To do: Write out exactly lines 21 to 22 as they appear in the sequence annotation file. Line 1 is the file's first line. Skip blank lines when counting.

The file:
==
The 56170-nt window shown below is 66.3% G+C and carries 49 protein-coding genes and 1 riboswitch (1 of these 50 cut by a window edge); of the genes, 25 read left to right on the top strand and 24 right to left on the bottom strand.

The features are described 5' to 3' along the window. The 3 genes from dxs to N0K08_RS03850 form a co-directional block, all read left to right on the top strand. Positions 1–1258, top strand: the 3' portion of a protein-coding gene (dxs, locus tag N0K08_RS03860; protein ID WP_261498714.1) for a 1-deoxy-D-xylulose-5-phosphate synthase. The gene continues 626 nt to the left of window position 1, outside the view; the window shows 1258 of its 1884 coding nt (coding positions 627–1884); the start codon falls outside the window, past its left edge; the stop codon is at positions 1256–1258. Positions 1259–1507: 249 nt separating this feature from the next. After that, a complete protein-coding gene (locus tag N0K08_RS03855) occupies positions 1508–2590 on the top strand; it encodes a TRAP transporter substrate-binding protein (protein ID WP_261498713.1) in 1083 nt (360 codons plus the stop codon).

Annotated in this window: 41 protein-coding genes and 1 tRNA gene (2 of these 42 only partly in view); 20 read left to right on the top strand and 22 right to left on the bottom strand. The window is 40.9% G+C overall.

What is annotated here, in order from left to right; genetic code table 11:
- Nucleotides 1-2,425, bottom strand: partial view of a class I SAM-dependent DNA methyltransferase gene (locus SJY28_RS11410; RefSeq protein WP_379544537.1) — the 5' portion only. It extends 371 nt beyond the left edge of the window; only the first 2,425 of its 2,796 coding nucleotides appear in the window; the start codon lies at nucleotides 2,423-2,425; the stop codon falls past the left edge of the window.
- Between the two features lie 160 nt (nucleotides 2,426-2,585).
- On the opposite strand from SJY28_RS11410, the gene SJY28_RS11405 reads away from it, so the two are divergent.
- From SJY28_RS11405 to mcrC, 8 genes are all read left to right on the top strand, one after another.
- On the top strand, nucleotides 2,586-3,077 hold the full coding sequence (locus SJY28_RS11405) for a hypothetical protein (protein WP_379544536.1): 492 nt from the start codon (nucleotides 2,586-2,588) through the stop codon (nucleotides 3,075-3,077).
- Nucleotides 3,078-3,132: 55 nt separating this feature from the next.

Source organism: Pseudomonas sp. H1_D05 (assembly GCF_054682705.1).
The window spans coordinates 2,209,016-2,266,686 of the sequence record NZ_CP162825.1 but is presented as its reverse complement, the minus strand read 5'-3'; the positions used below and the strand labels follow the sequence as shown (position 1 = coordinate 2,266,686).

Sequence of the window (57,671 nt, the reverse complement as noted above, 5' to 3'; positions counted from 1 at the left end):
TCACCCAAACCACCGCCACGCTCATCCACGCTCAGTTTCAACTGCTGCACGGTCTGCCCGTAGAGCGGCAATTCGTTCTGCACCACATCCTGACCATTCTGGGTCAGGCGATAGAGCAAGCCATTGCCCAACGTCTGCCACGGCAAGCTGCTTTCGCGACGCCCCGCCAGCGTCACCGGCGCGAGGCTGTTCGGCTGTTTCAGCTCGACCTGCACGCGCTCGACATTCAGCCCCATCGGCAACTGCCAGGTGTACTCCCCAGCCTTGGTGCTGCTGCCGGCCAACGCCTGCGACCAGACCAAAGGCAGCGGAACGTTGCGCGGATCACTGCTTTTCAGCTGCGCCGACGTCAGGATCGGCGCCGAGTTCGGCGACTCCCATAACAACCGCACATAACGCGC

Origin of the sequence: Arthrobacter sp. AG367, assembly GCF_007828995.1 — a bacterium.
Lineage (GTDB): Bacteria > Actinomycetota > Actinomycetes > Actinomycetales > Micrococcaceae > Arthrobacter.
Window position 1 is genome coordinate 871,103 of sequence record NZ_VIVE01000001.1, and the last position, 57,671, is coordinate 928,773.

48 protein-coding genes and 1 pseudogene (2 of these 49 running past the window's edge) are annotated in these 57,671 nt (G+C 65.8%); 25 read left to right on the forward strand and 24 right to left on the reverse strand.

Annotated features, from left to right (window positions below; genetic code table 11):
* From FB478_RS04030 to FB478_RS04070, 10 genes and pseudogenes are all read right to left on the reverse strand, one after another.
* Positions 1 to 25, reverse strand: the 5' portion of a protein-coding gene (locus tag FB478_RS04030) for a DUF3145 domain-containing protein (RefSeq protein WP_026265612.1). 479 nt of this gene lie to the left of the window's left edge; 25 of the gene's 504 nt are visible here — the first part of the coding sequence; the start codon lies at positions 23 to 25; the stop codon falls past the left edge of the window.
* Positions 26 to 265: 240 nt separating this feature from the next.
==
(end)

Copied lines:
* Positions 1 to 25, reverse strand: the 5' portion of a protein-coding gene (locus tag FB478_RS04030) for a DUF3145 domain-containing protein (RefSeq protein WP_026265612.1). 479 nt of this gene lie to the left of the window's left edge; 25 of the gene's 504 nt are visible here — the first part of the coding sequence; the start codon lies at positions 23 to 25; the stop codon falls past the left edge of the window.
* Positions 26 to 265: 240 nt separating this feature from the next.